Starting a Food Truck: Market Research

What are you selling from your food truck? 

Every aspiring food truck operator has a menu and brand in mind before they even start their market research. It's important to stay flexible so your research guides your decisions. Don't be so stuck to a cuisine/menu/brand you ignore information that conflicts with your assumptions.  Let your research guide your menu and brand so you're truly creating what your market wants and needs. Don't forget about how important NEED is. If you're thinking about creating a Korean Fusion food truck but there are already 10 Korean Fusion food trucks, then maybe you should go in another direction. Every region has their popular food trucks who are doing great business because customers love them. If you put out a copycat brand, you'll likely always be second fiddle or have one heck a large hill to climb for recognition. Customers tend to look at copycat brands negatively. 

Food trucks have found inspiration from regionally popular cuisines that may not have made their way throughout the region. For example, Banh Mi sandwiches were popular throughout a few parts of Los Angeles and Orange Counties before 2009. It took two entrepreneurial partners to bring those sandwiches to other parts of LA. Now, it's not uncommon to see Banh Mi sandwiches at restaurants everywhere throughout Los Angeles. Some regions have specific things they're known for, but neighboring communities have to travel far to get it. Food trucks have the unique ability to expand a cuisine's reach if they think it will have a similar customer base nearby. Other vendors have combined two popular cuisines to create something entirely new. Kogi, the first popular food truck of the Gourmet Food Truck industry combined Mexican and Korean favorites in Los Angeles. Both cuisines were very popular so people from around the City and County saw something completely new made from something very familiar. The formula worked, and Kogi gave birth to a world wide phenomenon.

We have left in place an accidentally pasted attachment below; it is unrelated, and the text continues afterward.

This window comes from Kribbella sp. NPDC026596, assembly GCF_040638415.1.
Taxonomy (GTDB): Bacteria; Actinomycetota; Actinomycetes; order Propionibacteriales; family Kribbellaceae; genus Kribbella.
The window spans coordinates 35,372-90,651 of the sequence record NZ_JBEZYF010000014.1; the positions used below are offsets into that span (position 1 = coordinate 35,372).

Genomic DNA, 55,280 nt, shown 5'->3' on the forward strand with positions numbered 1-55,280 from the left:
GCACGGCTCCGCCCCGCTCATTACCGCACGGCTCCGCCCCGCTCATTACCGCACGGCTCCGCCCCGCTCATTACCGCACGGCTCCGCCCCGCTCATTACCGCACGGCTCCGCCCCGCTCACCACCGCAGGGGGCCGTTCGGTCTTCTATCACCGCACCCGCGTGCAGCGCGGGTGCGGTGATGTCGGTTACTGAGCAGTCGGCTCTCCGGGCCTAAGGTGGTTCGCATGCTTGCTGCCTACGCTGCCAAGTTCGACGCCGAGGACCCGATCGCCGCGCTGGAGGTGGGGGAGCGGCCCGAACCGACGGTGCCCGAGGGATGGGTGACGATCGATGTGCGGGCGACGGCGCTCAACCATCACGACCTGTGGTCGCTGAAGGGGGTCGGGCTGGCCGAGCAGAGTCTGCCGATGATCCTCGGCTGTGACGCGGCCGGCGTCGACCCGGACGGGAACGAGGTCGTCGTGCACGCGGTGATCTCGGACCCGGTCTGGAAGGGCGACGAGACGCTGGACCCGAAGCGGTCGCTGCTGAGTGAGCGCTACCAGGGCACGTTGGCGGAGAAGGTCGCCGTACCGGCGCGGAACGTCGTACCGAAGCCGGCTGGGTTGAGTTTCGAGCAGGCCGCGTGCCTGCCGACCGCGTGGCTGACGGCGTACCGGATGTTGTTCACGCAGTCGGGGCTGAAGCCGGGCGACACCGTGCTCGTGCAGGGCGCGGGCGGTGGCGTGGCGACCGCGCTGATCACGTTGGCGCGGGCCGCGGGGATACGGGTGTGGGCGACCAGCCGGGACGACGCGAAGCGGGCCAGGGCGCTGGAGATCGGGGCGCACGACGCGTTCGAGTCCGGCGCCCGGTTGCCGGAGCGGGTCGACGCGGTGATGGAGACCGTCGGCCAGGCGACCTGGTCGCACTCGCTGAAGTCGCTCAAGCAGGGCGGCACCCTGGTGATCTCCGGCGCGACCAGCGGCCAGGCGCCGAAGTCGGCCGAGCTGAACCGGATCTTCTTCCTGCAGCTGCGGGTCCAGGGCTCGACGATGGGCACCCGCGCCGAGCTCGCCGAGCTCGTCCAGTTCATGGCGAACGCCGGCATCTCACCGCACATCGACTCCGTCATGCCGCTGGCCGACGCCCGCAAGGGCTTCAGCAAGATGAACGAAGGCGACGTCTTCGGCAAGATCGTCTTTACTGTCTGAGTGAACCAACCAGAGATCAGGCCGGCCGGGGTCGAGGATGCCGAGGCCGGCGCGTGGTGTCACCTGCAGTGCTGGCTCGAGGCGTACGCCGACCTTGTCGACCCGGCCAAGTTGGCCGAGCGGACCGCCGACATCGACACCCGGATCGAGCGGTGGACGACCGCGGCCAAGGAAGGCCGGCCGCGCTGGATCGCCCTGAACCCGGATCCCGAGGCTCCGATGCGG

When you're creating your cuisine/menu/brand, you also have to make sure you can serve what you're offering in a way that makes you money. If each one of the items on your menu takes 8 minutes to make, and most of you shifts are two hours, then you'll only be selling 15 meals. Your menu has to fit in with food truck operations. Assembling your menu instead of cooking your menu always ensures speed of service and the volume necessary to make money. You want to aim for 40-60 meals per hour. It's ok to have some items that take a little longer, but you must have the line buster items that can be out in 30 seconds to ensure speed. Your menu needs to make you money. 

Starting a Food Truck: Market Research

What to Name your Food Truck Business.

Your brand name is the first thing people will hear about your truck. Kitschy names like "Let's Taco About it” and "Ace of Spuds” are pretty popular in the food trucks space. Other names that incorporate "wheels” or "rolling” are also pretty common. Choosing a name that will allow you to keep your brand if you decide to open a brick and mortar restaurant is a good idea. It's hard to call a restaurant "Tacos on wheels” once the brand has moved to a stationary location. Additionally, you'll want to steer clear of names that are descriptions, as they may be hard to trademark. Something like "The Taco Truck” won't get trademark protection because it's just a description of the food truck. Whatever you choose should be very memorable, easy to spell (so they can find you on social media) and relate in someway to what your business does. 

Starting a Food Truck: Market Research

Food Truck Social Media/URL